While the hero choice was a done deal, the Heroine was a problem. Waheeda Rahman was chosen by Dev over the western looking Leela Naidu (preferred by Tad) as she was not a trained classical dancer. Viyayantimala and Padmini were rejected as they were too ‘buxom’ for Western audiences. Chetan wanted his lovely muse Priya Rajvansh to do the role, but Dev turned him down, yet another reason for Chetan to leave the film later. Buck was to teach Waheeda the right English diction and accent, just imagine, being taught by a Noel laureate!! Dev Anand however states for the record that Waheeda was a natural choice.

Originally both versions were to be done together with the Hindi shot following the English one. Chetan Anand, Dev’s elder brother was directing the Hind version. Soon ego conflicts started between Chetan and Tad. The budget was already being surpassed, important shots were messed up, and Dev had to step in and stop the Hindi production. Chetan Anand excused himself from the project. Vijay – Goldie his younger brother agrees to take up the project the second time around (after Waheeda refused to work with Raj Khosla who was to direct it), he was reluctant to handle subjects like adultery. But they agree to rewrite the script for the Hindi version, Goldie does it himself, in a span of 18 days, befitting the Indian audience and as we saw it.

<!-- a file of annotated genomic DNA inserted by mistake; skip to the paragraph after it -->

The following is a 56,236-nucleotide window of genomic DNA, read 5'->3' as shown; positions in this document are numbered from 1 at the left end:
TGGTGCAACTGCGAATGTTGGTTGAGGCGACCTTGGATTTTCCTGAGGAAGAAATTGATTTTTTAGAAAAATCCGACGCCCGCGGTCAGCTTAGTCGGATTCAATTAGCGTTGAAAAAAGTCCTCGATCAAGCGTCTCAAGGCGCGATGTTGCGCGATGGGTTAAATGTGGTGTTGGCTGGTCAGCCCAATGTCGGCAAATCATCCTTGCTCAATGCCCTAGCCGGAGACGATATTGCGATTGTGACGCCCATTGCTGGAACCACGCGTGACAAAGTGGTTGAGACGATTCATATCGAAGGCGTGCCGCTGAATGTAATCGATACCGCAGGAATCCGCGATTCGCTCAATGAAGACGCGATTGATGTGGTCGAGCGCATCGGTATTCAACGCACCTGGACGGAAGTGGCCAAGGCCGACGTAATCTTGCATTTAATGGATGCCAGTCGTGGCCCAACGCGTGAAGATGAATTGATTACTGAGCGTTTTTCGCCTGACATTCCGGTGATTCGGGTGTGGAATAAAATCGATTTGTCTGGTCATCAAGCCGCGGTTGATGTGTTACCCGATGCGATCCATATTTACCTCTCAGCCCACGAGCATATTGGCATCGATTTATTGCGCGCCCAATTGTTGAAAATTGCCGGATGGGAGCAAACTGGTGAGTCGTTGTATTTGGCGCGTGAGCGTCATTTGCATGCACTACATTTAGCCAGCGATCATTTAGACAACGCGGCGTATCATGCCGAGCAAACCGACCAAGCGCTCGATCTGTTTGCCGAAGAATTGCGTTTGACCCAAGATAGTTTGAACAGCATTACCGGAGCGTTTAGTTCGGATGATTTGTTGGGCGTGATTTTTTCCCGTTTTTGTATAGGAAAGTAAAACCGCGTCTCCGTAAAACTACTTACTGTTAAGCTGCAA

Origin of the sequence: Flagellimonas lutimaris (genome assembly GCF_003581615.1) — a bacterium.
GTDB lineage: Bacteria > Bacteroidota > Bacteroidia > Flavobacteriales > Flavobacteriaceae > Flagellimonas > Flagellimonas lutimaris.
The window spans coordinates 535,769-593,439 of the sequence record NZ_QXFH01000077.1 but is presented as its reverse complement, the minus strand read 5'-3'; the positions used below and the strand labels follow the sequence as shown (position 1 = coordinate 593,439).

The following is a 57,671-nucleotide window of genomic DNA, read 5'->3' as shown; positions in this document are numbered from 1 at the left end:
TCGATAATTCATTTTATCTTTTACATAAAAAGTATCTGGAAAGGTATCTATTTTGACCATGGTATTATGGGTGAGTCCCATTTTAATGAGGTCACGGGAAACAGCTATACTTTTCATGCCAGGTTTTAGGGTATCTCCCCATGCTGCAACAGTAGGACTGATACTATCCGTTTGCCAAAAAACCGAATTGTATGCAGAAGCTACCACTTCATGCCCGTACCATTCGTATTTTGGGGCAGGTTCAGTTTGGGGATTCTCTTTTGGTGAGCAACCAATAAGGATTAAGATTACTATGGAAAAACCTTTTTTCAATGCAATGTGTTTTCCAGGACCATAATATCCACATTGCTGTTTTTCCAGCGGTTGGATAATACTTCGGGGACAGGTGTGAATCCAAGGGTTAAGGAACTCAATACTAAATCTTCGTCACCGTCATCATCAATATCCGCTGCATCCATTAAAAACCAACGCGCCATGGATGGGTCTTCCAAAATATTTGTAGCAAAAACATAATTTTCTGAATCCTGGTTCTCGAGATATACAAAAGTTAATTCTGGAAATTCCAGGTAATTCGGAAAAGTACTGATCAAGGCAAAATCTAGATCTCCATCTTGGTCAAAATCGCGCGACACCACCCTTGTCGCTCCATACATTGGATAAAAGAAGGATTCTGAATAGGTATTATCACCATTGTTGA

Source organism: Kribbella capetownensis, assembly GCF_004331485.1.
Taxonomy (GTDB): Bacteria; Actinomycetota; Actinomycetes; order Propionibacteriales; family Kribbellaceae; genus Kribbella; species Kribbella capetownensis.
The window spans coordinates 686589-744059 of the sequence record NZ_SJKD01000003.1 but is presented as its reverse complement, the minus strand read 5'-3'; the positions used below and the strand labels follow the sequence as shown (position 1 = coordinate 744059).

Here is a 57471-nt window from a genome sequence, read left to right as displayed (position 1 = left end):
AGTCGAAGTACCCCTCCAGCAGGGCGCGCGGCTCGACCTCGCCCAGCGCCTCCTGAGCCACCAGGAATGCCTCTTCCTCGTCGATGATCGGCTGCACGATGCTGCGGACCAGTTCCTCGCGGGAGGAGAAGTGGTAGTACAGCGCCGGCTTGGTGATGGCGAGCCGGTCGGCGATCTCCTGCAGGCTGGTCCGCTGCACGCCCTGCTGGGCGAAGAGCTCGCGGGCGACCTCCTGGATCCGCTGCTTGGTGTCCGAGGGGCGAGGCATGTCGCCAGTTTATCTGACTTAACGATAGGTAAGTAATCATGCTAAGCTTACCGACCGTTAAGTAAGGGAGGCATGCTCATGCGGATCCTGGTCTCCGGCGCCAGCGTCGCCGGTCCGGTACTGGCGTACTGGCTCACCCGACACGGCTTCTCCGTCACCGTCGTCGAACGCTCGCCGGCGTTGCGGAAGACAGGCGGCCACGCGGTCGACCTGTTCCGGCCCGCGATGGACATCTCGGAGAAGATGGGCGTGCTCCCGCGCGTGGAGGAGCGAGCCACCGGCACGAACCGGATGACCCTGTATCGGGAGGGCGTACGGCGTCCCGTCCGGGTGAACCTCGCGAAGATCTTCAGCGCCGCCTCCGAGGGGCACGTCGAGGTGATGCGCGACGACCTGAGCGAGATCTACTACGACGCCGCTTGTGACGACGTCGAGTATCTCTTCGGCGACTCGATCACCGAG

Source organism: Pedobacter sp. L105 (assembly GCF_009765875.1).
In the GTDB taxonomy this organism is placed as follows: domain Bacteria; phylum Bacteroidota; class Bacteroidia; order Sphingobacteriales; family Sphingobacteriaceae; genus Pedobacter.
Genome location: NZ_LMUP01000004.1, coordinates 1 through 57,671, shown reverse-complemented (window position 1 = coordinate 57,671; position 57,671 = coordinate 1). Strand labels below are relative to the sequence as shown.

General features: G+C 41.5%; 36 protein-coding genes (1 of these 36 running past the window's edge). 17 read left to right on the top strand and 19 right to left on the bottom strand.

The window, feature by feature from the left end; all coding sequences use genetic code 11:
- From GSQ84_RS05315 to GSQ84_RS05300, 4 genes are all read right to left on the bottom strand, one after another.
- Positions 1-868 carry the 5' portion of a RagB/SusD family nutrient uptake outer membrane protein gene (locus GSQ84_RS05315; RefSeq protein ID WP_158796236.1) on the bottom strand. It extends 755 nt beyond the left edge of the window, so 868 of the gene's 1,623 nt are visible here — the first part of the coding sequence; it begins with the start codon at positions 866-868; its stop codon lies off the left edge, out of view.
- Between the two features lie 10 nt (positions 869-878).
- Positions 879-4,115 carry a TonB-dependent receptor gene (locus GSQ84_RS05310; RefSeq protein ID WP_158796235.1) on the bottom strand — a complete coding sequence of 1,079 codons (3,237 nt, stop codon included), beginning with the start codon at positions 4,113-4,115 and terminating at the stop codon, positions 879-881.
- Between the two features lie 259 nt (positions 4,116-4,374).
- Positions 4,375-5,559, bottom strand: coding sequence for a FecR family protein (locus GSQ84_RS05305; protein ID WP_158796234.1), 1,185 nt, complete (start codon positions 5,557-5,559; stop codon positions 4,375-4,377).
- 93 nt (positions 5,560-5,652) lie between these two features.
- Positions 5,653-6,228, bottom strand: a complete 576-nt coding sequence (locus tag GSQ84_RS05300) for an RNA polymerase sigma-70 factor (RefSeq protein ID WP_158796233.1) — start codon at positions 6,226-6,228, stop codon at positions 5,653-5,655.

Tad sticks close to the original story line (though there were plans to call it ‘Survival’) in the making of the English Guide but for the different locales, an extra tiger fight (about which RKN complains bitterly) and the love scenes between (RKN envelops his critic in great humor) the hero and heroine, the kiss and the nude scenes involving a dupe and finally the end where it rains and a funeral procession is filmed. In his book, RKN leaves the end open to the reader, as suggested by his friend & great writer Graham Greene, but in the film Dev dies, for the only time in his acting career.